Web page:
In 2017, Los Angeles Mayor Eric Garcetti unveiled a “Bill of Rights” for customers of the Los Angeles Department of Water and Power (LADWP). Back then, he professed that “reliable, affordable, and accountable service from LADWP is not a privilege—it is a right to every Angeleno who relies on our utility.”
That was then, this is now: today the mayor is threatening to terminate customers’ water and power service if they should fail to abide by his strict COVID-19 lockdown restrictions called “Safer L.A.” Los Angeles residents who fail to abide by these restrictions will face misdemeanor charges, along with potential fines and even prison sentences. Among the punishments for failing to comply is the threat of having your utilities shut off. While customers must be notified before a utility may be disconnected, they are not afforded a hearing to defend their right to uninterrupted utility services.
Sadly, this isn’t the first example of Los Angeles authorizing arbitrary power to control the citizenry. Last year, the City Council passed an ordinance authorizing the LADWP to disconnect utilities at “unlawful” commercial cannabis establishments. Like Garcetti’s COVID-related order, this ordinance authorizes the LADWP to disconnect utilities without due process. All that’s needed is written “confirmation” from a city department that an unlawful establishment is operating at a location, along with written “confirmation” from the Department of Cannabis Regulation that the establishment has not received a license to operate.
A few weeks ago, Garcetti authorized the LADWP to disconnect utility service at a house in Hollywood Hills “to stop the large parties there.” Of course, it is appropriate for the City to take action against those who violate the law. And the City has brought criminal charges against the hosts of the Hollywood Hills parties. To enforce these criminal penalties, however, the City must follow strict procedural rules and prove its case in front of a neutral judge—procedures that protect citizens against arbitrary abuses of power.
But the City ignores these protections when it comes to shutting off people’s utilities. The mayor and City Council should acquaint themselves with the real Bill of Rights.
The Supreme Court has recognized a property interest in a customer’s ability to connect with a public utility, like water, when local government protects against arbitrary termination. Therefore, when a municipal utility may not terminate utility service except “for cause,” customers have a “legitimate claim of entitlement” within the protection of the Due Process Clause.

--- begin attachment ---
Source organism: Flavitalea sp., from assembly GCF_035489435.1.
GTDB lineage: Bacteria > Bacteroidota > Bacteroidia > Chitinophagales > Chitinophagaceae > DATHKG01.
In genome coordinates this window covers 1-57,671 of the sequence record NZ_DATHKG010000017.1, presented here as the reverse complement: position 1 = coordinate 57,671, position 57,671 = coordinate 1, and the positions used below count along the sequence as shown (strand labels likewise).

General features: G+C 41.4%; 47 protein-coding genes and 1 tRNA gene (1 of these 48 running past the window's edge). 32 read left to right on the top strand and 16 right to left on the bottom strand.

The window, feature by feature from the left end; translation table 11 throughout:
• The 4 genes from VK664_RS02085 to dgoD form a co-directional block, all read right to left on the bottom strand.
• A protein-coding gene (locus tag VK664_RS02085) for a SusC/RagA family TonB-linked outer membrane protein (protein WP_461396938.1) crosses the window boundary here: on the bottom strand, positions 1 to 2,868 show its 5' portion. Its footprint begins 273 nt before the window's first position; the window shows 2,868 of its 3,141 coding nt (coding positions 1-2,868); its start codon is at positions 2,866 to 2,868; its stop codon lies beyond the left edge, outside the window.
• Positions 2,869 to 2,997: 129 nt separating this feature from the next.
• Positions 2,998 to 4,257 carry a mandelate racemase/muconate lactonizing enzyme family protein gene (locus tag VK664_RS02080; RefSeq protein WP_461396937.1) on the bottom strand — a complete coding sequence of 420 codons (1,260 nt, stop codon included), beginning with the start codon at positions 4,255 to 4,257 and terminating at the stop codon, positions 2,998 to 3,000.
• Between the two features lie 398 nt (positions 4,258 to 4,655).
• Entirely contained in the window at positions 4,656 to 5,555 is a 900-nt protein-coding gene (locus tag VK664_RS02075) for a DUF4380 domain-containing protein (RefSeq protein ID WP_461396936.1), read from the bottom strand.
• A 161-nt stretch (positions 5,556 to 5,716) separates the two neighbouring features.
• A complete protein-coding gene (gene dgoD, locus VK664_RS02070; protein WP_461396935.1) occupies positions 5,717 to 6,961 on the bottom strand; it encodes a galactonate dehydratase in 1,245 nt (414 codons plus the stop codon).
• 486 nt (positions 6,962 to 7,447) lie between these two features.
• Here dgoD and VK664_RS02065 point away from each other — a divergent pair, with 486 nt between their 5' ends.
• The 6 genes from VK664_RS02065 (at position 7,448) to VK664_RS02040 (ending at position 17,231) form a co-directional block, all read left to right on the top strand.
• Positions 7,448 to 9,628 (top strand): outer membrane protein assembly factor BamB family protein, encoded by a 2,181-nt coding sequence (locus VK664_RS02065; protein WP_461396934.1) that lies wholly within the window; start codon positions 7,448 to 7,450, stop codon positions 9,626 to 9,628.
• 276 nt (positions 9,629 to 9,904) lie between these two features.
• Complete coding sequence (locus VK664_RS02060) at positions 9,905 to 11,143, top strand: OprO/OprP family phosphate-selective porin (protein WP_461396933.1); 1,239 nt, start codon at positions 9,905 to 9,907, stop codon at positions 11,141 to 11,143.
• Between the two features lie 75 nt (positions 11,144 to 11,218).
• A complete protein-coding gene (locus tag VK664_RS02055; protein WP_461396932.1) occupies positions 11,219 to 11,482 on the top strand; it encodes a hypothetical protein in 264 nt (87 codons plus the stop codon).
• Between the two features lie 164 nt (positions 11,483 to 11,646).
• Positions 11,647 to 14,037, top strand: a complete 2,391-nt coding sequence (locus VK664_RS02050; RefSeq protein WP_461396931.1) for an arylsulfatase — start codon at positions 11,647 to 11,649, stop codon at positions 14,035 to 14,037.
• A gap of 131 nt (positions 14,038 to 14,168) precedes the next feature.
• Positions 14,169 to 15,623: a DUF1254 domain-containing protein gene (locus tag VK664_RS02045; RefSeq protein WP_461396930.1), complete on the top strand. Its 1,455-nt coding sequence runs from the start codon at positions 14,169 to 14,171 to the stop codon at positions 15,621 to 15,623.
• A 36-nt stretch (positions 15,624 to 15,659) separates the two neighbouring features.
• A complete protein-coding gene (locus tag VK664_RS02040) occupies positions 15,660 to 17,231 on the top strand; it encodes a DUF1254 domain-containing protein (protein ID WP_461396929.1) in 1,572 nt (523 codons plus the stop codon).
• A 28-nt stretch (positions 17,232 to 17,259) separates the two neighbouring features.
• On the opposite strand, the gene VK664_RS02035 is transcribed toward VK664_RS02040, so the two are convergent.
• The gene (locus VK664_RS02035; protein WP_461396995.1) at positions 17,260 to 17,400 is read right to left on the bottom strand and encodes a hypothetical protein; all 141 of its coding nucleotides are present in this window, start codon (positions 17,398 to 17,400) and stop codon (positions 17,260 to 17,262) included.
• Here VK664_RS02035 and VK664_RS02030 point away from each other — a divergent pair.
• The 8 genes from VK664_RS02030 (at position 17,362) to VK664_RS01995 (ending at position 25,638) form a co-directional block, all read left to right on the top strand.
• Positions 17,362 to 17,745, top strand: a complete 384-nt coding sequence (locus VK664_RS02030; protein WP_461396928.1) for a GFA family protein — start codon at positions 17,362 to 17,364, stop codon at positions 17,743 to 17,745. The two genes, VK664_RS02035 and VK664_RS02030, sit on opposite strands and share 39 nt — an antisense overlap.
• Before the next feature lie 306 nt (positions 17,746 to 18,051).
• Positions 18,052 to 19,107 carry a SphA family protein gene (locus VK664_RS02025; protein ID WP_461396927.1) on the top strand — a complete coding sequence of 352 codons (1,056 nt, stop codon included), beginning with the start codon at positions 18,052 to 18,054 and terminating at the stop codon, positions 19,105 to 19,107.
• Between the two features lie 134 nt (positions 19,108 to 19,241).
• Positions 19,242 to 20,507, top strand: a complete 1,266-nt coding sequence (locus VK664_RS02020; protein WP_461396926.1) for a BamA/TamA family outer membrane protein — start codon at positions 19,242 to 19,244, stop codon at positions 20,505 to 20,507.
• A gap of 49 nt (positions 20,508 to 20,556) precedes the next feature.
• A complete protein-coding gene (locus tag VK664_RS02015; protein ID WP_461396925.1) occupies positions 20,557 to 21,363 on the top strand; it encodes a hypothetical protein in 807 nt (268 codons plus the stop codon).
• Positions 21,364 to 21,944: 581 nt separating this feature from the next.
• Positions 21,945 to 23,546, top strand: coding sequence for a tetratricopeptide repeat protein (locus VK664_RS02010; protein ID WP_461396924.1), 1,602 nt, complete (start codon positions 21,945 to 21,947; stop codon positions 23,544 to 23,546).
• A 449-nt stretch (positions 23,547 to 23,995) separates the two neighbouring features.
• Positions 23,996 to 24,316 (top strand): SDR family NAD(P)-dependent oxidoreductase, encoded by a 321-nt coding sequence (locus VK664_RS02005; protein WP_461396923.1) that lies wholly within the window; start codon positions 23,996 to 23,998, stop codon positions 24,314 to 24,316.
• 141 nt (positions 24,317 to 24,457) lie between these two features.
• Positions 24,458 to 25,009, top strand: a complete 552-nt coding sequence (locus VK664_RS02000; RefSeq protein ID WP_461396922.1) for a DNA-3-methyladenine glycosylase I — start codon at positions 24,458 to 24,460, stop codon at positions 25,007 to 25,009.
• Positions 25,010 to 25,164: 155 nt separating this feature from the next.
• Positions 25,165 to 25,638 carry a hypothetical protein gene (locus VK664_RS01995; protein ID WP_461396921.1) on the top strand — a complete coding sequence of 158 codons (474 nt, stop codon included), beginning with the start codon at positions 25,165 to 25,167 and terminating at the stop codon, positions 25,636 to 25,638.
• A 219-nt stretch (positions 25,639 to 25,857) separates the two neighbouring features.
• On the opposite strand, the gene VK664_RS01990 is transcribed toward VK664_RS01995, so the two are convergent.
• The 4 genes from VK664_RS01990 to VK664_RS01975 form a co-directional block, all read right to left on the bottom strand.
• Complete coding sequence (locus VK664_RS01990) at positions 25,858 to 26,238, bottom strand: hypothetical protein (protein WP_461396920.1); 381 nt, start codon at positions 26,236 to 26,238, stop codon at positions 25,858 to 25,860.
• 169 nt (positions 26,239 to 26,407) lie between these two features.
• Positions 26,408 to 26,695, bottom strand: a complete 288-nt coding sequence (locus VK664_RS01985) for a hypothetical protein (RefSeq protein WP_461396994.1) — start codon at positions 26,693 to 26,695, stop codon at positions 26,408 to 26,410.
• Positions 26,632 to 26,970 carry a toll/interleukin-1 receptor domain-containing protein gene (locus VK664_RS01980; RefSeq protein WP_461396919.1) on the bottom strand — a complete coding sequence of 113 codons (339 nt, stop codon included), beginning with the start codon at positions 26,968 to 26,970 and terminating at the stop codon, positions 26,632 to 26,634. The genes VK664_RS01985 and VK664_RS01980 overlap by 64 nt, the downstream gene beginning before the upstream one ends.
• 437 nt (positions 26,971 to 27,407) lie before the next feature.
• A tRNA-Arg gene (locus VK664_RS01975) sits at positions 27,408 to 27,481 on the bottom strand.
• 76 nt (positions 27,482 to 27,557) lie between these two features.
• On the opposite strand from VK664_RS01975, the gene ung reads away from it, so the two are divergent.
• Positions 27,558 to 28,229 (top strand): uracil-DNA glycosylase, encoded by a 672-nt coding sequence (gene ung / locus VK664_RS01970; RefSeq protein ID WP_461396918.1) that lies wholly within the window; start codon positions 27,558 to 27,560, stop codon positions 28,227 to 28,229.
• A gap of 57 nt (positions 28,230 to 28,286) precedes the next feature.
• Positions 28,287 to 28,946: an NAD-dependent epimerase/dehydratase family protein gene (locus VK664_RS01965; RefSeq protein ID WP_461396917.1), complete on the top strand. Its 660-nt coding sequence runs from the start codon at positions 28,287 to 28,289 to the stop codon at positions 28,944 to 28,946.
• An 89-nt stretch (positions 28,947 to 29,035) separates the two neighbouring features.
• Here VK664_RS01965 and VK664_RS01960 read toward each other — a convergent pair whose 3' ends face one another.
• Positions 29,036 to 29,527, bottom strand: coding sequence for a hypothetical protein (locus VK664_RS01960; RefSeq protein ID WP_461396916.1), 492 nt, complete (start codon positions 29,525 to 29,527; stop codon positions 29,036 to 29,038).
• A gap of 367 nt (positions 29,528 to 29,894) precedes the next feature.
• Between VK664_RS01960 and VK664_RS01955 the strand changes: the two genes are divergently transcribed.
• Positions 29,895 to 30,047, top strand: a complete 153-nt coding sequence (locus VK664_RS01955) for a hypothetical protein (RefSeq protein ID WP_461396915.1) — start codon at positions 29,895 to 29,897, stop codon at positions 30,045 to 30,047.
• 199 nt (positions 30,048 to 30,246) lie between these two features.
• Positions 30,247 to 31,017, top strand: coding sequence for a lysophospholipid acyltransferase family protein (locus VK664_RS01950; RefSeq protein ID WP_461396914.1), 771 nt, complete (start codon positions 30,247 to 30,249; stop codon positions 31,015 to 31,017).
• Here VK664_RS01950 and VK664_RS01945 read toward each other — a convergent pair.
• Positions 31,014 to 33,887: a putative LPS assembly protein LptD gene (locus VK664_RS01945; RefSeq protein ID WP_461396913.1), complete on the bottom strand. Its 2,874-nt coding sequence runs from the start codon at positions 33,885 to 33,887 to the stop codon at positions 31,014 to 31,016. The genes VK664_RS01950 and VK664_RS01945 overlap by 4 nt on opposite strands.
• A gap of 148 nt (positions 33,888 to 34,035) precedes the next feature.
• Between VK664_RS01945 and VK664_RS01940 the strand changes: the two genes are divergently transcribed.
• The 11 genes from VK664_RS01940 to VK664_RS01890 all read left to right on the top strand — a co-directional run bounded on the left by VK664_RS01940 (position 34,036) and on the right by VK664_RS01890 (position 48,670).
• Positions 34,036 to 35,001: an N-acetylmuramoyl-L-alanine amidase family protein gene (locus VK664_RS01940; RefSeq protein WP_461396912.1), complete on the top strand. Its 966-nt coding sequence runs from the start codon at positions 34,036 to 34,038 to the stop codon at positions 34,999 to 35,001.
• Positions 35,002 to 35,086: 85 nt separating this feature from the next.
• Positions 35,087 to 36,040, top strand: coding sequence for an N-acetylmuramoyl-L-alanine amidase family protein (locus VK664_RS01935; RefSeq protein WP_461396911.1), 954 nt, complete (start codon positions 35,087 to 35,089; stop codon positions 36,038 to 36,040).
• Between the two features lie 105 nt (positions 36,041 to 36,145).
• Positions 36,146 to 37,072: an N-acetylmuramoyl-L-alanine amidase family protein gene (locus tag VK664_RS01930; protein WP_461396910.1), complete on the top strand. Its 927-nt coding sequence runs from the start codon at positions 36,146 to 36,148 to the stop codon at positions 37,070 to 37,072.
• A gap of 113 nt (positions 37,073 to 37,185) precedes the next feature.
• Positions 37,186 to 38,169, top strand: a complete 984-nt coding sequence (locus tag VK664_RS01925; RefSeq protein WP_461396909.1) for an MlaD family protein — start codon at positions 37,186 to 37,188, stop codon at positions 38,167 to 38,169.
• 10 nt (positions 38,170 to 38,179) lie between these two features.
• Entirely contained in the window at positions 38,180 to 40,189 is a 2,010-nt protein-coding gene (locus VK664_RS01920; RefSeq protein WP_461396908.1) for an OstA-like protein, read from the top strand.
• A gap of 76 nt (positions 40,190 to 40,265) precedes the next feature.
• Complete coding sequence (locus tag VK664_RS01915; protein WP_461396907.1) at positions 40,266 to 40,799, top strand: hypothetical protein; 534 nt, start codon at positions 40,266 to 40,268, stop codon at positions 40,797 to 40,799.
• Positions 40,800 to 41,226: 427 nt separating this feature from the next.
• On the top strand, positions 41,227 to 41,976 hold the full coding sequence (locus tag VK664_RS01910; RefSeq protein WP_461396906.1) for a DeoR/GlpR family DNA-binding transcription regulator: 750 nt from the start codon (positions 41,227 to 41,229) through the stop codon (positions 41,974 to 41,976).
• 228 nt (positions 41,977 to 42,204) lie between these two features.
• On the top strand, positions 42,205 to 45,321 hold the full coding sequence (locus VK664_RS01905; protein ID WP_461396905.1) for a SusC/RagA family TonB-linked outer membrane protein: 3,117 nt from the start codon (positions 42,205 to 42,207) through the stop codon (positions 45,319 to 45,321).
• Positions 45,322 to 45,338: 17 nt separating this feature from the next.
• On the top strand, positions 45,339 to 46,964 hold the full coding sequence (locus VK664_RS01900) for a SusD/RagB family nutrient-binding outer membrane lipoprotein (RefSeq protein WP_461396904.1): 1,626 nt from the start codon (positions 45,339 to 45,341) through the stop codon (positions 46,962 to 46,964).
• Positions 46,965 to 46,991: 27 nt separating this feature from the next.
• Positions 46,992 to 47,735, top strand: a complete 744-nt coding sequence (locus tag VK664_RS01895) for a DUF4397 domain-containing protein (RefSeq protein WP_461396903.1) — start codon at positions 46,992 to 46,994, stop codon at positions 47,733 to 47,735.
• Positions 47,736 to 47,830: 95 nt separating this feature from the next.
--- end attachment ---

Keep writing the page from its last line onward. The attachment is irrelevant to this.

And under that clause, one may not be deprived of a property interest without (1) notice, (2) an opportunity to be heard, and (3) a decision by a neutral judge. The mayor’s notice-only service interruption is, therefore, a gross abuse of power.
State and local laws prevent arbitrary termination of utility services. Under California’s Water Shutoff Protection Act, all water systems with at least 200 service connections—which includes LADWP—are required to have policies protecting utility customers. Under LADWP’s plan, it may not terminate residential water service for nonpayment unless a customer’s account has been delinquent for 60 days, the customer has been notified, and the customer is given an opportunity to challenge the amount billed.
LADWP offers further protections against unilateral service termination. For example, it won’t cut off service without notice—even if a customer fails to provide access for a meter reading. Indeed, because Los Angeles has declared that “the providing of essential public utilities to residential real property is necessary to the health and welfare of the occupants of residential rental property,” the City may seek criminal penalties against landlords whose nonpayment causes the interruption of their tenants’ utility services.
These protections prove that as far as California and the City of Los Angeles are concerned, utility customers have a property interest in continued services that may not be terminated without good cause.
Emergencies do not trump due process protections. The government may, of course, take action to respond to a pandemic, but it may not do so arbitrarily and unreasonably. In these situations, therefore, as one judge recently explained, “courts must remain vigilant, mindful that government claims of emergency have served in the past as excuses to curtail constitutional freedoms.”
The mayor’s order is so unreasonable that it flies in the face of a decision by all of California’s publicly owned utilities—including the LADWP—to suspend shutoffs during the COVID-19 pandemic, the LADWP’s assurances, Governor Gavin Newsom’s executive order, and the mayor’s own recent promise.
Angelenos have a due process right against the arbitrary termination of their utility services. Garcetti should rescind his abusive order immediately—if the City must enforce draconian lockdown restrictions, they should find ways to do so that respect Angelenos’ constitutional rights.